TORONTO — Masai Ujiri defended the Toronto Raptors' handling of Kyle Lowry's wrist injury, despite the fact the point guard is scheduled to undergo surgery barely a week after playing in the NBA all-star game.
"I don't think there's any bad optics here," the team president said. "If you look at the history of this kind of injury, players sometimes feel pain and sometimes they don't feel pain. Sometimes if you feel that this thing is going to go away, and that's how he felt. There were a couple of games when Kyle felt it in his wrist I'm sure, a couple times where he slept wrong and he felt it, there was swelling.
"(Sunday) Kyle felt OK actually, the swelling had gone down, we were very optimistic," Ujiri added. "And then this morning it swelled up again."
Lowry will undergo surgery on Tuesday to remove loose bodies from his right wrist. He's expected to miss the rest of the regular season, with an aim to return in time for the playoffs.
The Raptors were in New York to play the Knicks on Monday and Lowry visited a surgeon there who operated on his broken left wrist in his rookie season, and a joint decision was made to perform the surgery now rather than have to deal with the nagging injury the rest of the season.
"Everybody drew the conclusion that it will be good to clean this out now rather than it be something that continues to re-occur," Ujiri said on a conference call Monday. "With this kind of problem, when it lodges in the joint, there can be some discomfort one day and the next day you can feel good and then the next day you feel discomfort again, or there's swelling.
"Obviously it's a little disappointing for us, but we're also lucky, we're trying to get ahead of it, and hopefully there's a good timeframe where he has this surgery and then we see how it goes," he added. "But when you lose a player like that for a certain amount of time, Kyle is an all-star player, he leads our team in minutes, he leads our team in almost everything, there's always going to be some sort of disappointment there. But the team goes on, and we'll play our best and hold fort until he gets back."
Lowry injured the wrist against Charlotte on Feb. 15, but played in the NBA all-star game four days later in New Orleans plus participated in the three-point shooting contest. He said he hadn't thought the injury was serious. He received treatment from the Pelicans staff in New Orleans, and had the wrist bandaged with ice when he wasn't on the floor.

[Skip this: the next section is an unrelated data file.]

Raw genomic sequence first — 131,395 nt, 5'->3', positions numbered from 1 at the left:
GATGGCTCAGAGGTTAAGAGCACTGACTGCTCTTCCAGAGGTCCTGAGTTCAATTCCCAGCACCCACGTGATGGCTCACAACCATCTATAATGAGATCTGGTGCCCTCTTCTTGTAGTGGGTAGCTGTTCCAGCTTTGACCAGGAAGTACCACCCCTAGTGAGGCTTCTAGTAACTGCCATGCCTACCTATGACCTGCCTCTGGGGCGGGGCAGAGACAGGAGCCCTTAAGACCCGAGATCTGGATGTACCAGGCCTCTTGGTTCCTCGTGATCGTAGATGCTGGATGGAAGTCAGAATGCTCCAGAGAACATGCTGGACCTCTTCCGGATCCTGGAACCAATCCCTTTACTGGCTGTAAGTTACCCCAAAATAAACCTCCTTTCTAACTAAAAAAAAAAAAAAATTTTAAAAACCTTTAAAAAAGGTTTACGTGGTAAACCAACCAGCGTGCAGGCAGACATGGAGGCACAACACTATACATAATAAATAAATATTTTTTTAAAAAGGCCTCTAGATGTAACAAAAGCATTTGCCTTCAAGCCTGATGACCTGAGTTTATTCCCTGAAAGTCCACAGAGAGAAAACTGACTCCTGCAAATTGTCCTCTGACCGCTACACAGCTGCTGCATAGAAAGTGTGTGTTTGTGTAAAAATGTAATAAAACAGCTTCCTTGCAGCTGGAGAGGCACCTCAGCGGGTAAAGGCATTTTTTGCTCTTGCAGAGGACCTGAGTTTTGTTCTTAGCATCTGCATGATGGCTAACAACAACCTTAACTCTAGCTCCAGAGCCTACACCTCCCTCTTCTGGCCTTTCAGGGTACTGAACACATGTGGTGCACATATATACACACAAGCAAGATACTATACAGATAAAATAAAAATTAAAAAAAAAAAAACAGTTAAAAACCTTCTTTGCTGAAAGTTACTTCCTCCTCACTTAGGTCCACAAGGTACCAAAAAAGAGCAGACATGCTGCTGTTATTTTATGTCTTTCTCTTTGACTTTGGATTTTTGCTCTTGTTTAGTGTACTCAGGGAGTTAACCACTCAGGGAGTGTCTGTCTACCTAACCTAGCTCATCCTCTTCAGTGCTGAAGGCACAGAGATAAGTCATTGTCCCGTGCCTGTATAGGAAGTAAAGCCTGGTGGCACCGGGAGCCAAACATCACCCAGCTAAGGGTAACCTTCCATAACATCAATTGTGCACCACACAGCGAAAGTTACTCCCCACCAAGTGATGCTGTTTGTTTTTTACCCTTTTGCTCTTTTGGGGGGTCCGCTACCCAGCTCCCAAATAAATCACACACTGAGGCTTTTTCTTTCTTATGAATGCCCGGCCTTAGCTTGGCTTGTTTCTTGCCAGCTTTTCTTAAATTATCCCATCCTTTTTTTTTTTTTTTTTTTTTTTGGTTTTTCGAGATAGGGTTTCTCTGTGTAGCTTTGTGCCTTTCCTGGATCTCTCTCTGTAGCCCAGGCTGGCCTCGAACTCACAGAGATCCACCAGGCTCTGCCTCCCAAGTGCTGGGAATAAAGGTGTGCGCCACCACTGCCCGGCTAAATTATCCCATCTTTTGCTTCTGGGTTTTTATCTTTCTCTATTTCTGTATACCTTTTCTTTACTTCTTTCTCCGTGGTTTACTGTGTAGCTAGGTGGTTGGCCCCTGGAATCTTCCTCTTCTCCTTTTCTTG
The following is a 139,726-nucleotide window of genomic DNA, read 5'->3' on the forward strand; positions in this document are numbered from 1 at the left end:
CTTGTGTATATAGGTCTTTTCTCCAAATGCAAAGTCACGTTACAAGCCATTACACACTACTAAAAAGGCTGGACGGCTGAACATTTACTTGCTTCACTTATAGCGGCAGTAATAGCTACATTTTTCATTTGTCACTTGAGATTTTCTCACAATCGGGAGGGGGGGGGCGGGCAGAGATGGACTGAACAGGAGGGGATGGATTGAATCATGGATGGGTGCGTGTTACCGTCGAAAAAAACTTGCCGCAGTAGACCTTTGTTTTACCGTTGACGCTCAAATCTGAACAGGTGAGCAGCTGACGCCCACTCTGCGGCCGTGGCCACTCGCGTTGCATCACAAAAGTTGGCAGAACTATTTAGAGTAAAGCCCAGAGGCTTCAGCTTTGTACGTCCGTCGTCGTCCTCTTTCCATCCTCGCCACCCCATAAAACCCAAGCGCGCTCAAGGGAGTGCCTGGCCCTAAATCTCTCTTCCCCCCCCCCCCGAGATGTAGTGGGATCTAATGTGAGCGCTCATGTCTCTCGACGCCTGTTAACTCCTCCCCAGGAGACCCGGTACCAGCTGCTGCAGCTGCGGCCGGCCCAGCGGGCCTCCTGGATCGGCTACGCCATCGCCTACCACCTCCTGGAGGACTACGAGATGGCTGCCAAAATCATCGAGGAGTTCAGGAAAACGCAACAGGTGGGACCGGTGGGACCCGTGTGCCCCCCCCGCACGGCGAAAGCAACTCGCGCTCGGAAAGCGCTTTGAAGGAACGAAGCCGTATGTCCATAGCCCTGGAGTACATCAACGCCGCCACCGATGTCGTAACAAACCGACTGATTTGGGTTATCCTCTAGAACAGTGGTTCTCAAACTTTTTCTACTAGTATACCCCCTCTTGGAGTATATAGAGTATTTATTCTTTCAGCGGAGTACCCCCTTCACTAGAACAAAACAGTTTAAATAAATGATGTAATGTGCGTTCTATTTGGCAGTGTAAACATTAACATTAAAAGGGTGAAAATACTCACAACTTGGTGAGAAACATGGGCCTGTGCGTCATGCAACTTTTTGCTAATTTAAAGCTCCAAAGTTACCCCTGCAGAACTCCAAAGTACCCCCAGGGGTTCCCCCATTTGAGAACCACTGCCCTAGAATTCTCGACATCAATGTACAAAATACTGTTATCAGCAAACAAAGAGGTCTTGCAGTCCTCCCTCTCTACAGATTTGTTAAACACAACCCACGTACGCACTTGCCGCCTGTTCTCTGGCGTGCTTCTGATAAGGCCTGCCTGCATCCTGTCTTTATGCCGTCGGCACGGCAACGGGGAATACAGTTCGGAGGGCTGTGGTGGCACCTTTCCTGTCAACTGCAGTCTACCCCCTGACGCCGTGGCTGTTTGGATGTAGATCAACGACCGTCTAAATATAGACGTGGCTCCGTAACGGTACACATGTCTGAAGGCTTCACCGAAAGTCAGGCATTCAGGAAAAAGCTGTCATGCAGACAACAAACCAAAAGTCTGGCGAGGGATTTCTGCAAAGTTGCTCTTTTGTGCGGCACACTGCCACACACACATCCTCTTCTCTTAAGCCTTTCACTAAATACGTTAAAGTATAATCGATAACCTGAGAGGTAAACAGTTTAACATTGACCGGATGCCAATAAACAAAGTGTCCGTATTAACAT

Raptors fans took to social media Monday to voice their disappointment about all-star weekend.
"If anybody wants to make a big deal of the all-star game or three-point contest, humbly I say I don't think this can be questioned," Ujiri said. "By the way, I'll say out of all of us, I think Kyle might be the smartest guy because it's a contract year, I don't think Kyle is going to do anything that is going to hurt him in any way. I 100 per cent feel that the all-star game, I don't think Kyle will look at that and say 'Hey, I'll put myself in this position, and jeopardized something by playing in the all-star game.'"
Monday's news came as a surprise a day after coach Dwane Casey had said tests showed no significant damage to the wrist.
With 23 games left in the regular season, it's also a big blow to a team looking to climb back up the Eastern Conference standings. Lowry is second on the team with his average of 22.8 points and leads the Raptors with 6.9 assists per game. The Raptors have averaged 113.2 points with Lowry on the floor this season, compared to 105.1 without him. Defensively, they've allowed 105.1 points with Lowry in the game versus 108.6 without him.
Cory Joseph and Delon Wright fared well in Lowry's absence in Sunday's 102-96 win over Portland. Joseph had 14 points and six assists, while Wright added 11 points.
Ujiri said there are no plans to sign another point guard.
"We have to give the point guards we have the experience to grow, to build with this team, and to be ready for what's coming," Ujiri said. "We're going to discuss some more, but off the top of my head now I would say no, I think Cory and Delon and Fred (VanVleet) have been very capable. We believe in them, and I think we'll go from there."
Three-time all-star DeMar DeRozan also stepped up in Lowry's absence. In the past two games, he's scored 76 points combined, shot 54.5 per cent from the field and made 27-of-28 from the free throw line.
The Raptors have also looked better for the two trades they made, acquiring Serge Ibaka and P.J. Tucker. If Lowry doesn't return in the regular-season, however, Ibaka and Tucker will head into the playoffs having never played or even practised with Lowry.
"The big picture was to have them have a chance to play with Kyle, and with our whole team, but that has been postponed now, but hey, we're patient and we'll continue to wait and Kyle will get better and you come back strong," Ujiri said.
The Raptors took a three-game winning streak into Monday's game against the Knicks. They also trailed Washington by percentage points for third in the Eastern Conference and three games back of second-place Boston. They face Washington in back-to-back games later this week.